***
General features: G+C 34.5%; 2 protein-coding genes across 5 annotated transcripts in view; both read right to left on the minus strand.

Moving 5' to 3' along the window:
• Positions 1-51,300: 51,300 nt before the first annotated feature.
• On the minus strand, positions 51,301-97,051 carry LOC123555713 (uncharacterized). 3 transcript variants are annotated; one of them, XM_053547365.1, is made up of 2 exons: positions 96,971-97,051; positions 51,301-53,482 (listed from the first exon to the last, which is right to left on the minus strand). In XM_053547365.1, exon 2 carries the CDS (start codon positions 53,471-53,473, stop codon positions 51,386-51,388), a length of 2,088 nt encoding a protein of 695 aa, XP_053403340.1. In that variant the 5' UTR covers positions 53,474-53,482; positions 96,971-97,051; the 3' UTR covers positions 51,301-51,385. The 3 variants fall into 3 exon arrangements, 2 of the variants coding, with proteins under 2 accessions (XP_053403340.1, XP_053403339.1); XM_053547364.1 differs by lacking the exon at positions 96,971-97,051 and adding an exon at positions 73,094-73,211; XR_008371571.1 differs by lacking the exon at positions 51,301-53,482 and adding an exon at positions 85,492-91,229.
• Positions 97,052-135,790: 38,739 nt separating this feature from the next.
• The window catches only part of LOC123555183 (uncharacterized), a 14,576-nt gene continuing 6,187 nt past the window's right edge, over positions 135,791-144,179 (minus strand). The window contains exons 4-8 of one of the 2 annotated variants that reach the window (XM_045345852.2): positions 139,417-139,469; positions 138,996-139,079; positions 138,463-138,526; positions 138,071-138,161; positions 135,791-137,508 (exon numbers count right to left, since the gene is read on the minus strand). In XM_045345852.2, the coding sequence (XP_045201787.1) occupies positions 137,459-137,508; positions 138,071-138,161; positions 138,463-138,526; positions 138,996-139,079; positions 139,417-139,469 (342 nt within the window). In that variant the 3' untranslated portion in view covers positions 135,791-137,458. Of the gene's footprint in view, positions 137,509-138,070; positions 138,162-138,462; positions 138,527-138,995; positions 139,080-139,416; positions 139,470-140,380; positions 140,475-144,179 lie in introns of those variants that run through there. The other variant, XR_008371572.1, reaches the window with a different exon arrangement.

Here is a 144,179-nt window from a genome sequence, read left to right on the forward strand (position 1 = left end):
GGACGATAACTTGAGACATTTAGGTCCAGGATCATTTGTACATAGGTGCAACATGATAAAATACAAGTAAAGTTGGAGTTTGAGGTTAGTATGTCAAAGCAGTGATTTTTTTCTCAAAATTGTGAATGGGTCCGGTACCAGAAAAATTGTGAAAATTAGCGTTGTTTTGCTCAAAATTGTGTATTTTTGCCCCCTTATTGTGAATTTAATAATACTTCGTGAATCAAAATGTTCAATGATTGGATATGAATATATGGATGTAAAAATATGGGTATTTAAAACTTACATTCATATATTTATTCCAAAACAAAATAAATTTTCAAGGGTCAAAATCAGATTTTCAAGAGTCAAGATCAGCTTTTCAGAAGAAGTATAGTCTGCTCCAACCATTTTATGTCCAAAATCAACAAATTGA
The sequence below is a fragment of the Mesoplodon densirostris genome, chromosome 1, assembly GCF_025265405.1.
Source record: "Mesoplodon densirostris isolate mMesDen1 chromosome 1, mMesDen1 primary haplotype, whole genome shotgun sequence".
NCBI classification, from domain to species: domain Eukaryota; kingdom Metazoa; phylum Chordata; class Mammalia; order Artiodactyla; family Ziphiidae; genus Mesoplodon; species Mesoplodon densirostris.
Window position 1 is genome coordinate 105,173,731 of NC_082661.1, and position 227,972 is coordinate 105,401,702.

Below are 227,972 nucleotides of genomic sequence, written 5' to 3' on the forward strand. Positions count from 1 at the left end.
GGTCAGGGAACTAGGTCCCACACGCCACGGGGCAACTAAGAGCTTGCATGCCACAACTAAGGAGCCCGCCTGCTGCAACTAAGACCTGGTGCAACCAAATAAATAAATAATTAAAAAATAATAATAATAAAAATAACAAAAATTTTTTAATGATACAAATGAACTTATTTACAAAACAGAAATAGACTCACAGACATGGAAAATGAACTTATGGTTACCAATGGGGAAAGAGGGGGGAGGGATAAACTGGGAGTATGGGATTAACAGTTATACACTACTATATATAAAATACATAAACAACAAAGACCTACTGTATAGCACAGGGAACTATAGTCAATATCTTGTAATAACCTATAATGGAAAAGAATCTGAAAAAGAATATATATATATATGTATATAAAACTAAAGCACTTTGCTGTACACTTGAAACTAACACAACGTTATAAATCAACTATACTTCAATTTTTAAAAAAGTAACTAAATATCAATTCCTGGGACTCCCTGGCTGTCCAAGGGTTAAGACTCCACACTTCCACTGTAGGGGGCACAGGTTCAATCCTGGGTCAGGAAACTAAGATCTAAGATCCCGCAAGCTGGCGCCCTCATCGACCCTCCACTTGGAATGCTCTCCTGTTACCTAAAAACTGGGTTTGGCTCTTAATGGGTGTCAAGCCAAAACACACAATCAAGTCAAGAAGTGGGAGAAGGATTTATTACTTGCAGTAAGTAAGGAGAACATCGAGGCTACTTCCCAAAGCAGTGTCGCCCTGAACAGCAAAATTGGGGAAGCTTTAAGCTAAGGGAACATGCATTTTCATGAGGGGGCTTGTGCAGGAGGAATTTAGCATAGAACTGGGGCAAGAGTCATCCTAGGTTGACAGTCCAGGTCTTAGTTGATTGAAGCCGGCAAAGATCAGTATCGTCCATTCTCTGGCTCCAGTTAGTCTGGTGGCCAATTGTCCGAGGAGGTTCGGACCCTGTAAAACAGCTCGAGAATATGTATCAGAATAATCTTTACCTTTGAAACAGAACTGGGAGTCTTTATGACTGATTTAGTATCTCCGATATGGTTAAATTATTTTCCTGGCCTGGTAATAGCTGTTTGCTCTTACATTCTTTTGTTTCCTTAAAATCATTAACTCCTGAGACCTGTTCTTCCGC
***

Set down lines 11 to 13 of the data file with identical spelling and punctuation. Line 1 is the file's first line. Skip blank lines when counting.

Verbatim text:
NCBI classification, from domain to species: domain Eukaryota; kingdom Metazoa; phylum Chordata; class Mammalia; order Artiodactyla; family Ziphiidae; genus Mesoplodon; species Mesoplodon densirostris.
Window position 1 is genome coordinate 105,173,731 of NC_082661.1, and position 227,972 is coordinate 105,401,702.

Below are 227,972 nucleotides of genomic sequence, written 5' to 3' on the forward strand. Positions count from 1 at the left end.